A journalist in Australia has legally named her baby “Methamphetamine Rules” after a “light, weird attempt” to define how the government rejects names deemed inappropriate.
Australian ABC reporter Kirsten Drysdale was pregnant when she was working on a news segment that focused on the question, “How can I legally name my baby?” according to News.com.au. Drysdale said she was trying to find out if the registry office provides children with default names if a parent’s submission is rejected.
Drysdale said she tried to get answers directly from the office, but received no response. She decided to find the most “outrageous” name for her own child, under the assumption that the name would be rejected and she could reveal the secretary’s default names.
In Australia, many states and territories ban names that contain sexual acts, profanity, curses or could be considered offensive or contrary to the public interest, News.com.au reported.
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“We thought, what’s the most outrageous name we can think of that will definitely not be accepted?” Drysdale told News.com.au this week.
“The meth rules we thought would definitely be dropped, and then when it is, we can find out what name the Secretary chooses,” he added. “It was really a light, curious attempt to get an answer to that question.”
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The Registry of Births, Deaths and Marriages of New South Wales, Australia, however, did not reject the name and Drysdale’s newborn son was legally named “Methamphetamine Rules”.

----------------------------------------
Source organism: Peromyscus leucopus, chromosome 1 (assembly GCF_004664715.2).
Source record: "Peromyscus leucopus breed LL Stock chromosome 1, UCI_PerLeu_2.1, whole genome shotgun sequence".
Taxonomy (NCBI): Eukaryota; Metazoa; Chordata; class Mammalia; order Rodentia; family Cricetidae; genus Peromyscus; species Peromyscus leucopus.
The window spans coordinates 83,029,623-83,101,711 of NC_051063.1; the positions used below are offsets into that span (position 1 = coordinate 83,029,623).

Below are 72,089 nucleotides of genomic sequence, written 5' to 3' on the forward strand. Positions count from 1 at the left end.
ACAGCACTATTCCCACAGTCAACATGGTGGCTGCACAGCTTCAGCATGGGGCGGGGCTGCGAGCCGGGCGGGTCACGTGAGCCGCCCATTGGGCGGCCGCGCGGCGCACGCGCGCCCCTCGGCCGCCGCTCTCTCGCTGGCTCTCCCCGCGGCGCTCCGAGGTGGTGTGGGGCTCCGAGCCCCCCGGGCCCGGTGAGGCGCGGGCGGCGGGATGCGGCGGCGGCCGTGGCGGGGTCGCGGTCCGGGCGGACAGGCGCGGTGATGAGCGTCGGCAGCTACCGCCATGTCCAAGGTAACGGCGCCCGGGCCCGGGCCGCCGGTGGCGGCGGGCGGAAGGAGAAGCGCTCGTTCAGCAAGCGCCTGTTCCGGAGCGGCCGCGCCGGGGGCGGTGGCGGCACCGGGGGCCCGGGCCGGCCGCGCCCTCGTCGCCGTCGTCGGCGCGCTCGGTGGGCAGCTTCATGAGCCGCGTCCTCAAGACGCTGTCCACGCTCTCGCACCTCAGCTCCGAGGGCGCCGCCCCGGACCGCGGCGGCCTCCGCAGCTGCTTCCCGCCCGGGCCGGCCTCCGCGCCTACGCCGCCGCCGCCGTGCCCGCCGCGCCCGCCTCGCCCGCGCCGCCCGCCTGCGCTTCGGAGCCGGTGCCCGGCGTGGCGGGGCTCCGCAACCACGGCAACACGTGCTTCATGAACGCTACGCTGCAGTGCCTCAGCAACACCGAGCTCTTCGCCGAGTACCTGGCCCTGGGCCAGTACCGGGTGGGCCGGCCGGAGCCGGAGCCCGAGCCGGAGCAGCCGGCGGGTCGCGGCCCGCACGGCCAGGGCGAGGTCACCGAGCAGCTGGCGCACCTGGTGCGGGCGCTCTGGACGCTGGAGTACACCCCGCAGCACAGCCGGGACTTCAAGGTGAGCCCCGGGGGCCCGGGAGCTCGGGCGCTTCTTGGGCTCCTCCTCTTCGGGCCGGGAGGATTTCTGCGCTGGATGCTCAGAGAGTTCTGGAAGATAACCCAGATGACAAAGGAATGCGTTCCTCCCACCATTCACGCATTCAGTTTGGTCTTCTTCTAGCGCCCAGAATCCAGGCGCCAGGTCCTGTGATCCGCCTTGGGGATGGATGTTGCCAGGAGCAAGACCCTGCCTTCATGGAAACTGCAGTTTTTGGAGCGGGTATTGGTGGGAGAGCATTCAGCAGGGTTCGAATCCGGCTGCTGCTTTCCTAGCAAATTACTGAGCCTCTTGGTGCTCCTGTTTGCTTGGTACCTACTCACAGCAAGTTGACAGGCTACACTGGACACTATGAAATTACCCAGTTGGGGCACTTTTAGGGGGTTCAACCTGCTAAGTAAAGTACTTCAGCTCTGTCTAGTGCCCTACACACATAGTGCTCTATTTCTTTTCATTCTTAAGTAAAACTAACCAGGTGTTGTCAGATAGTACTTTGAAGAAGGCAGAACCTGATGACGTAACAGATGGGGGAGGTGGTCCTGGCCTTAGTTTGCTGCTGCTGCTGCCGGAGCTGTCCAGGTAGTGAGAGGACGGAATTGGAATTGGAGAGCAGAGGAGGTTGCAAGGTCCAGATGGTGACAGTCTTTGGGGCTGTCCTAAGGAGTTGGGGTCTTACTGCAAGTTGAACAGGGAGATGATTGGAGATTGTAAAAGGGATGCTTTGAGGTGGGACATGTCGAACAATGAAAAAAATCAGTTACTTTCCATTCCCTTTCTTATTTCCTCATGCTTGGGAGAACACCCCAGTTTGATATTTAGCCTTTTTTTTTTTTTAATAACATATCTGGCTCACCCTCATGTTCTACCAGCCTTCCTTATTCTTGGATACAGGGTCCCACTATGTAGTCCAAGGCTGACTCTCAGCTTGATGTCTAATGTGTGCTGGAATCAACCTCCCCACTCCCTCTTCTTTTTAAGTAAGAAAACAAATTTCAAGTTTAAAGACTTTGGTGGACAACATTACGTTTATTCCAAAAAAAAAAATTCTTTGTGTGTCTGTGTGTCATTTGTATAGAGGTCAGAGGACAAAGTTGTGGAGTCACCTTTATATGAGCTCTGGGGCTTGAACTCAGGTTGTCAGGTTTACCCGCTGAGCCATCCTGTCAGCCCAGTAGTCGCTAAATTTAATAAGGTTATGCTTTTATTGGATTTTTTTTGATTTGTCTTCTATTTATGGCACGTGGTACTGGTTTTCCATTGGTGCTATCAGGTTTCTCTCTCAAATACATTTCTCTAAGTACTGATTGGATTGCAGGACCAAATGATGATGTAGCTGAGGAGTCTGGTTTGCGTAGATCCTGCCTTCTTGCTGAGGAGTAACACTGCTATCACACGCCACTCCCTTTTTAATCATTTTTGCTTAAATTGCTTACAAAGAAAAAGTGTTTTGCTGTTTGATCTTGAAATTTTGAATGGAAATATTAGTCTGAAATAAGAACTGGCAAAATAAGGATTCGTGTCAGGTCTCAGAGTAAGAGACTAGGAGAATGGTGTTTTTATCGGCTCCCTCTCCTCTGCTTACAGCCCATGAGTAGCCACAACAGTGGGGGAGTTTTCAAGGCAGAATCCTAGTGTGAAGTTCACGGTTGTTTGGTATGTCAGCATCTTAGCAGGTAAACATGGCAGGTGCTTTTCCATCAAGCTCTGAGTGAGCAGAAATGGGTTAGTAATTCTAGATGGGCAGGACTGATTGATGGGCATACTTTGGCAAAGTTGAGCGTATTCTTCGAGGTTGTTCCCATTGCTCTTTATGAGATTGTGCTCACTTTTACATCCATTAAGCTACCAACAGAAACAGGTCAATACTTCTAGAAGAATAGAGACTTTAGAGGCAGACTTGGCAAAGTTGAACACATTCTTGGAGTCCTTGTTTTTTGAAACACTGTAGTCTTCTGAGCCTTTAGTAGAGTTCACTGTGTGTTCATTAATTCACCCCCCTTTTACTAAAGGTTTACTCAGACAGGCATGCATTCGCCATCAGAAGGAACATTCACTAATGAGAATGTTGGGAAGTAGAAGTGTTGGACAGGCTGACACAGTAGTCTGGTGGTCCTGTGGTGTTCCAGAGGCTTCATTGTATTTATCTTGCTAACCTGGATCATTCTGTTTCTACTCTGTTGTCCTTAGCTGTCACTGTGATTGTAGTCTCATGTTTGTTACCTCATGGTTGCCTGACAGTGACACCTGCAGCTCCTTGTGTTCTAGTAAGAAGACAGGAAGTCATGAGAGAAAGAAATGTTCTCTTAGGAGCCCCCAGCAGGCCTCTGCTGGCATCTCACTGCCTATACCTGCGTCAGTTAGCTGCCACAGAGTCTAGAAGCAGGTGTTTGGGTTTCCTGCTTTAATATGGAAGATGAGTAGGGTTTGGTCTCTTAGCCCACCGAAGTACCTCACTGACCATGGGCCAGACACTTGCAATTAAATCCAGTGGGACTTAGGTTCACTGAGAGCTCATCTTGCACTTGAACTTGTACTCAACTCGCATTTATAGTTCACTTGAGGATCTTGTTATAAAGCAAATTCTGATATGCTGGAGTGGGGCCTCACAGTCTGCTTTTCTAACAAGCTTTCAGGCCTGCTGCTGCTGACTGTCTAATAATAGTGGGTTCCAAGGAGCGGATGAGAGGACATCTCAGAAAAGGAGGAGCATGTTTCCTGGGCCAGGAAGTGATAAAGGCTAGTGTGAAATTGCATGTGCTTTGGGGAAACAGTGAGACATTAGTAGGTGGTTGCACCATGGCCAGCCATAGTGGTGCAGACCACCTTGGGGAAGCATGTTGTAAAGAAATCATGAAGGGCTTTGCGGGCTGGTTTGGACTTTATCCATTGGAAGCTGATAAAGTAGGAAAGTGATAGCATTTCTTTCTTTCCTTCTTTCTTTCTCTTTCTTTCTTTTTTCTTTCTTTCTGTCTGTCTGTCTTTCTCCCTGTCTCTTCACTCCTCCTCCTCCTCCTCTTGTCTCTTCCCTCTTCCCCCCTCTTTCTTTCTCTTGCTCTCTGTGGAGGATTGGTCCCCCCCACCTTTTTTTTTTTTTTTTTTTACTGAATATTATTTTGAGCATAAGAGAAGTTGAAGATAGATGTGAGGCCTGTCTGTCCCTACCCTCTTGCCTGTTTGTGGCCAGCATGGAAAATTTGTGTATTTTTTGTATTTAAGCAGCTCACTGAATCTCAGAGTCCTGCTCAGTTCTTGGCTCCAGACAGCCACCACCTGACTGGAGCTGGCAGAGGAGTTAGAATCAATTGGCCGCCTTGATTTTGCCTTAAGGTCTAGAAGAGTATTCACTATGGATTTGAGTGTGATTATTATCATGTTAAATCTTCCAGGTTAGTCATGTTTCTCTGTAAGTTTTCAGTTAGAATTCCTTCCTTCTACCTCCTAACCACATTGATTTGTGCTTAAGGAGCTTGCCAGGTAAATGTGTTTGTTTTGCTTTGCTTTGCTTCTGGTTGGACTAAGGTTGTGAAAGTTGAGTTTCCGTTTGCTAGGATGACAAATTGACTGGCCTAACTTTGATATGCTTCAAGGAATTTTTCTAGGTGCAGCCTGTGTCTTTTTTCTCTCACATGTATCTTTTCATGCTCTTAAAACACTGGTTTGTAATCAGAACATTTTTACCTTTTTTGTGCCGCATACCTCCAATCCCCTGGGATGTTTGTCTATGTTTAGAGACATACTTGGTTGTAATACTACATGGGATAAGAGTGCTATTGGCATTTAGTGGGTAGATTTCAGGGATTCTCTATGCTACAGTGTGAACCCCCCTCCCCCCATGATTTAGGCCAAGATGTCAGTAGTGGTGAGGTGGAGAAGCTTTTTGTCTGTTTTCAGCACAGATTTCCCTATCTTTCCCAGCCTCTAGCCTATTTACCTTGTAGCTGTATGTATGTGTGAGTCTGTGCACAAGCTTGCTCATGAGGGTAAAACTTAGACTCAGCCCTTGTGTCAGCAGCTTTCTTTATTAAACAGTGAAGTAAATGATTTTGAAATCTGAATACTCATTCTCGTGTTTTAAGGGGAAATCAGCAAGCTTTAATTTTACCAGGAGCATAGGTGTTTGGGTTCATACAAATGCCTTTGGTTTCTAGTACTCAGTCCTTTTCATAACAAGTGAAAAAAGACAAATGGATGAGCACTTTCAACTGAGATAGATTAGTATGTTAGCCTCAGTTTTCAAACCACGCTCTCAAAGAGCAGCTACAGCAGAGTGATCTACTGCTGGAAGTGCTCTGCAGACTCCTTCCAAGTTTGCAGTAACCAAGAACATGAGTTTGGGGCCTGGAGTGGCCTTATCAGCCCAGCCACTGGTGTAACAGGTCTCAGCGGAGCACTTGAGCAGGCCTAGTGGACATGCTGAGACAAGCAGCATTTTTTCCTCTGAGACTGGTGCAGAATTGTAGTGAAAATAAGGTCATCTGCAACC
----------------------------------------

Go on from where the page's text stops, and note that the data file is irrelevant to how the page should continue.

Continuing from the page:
He received his birth certificate weeks later and expressed shock at how the name was approved.
“I don’t know how it got through,” Drysdale said. “I’m not sure if someone was overloaded or if it was automated somewhere.
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“Or possibly, maybe they thought Methamphetamine was a Greek name,” he said. “They haven’t really given us a clear answer.”
The registrar’s office told local media that the slip was “very unusual” and has already updated its process for approving names. “Baby Meth’s” name should be changed to a “regular” name in the coming days, News.com.au reported.
“The Registry has since strengthened its procedures in response to this highly unusual event,” the secretary’s spokesman said. “The vast majority of parents do not choose a name for their newborn baby that is obscene, offensive or contrary to the public interest.”
Drysdale is not revealing her son’s real name, noting that he has no drug connection.
“Baby Meth’s real name … I’m not revealing that publicly, because I don’t want it to be associated with that,” Drysdale said.
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“It’s a beautiful name and I can tell you it has nothing to do with Class A drugs,” the journalist mom continued. “We think it will be a very unique 21st birthday present to tell him this story.”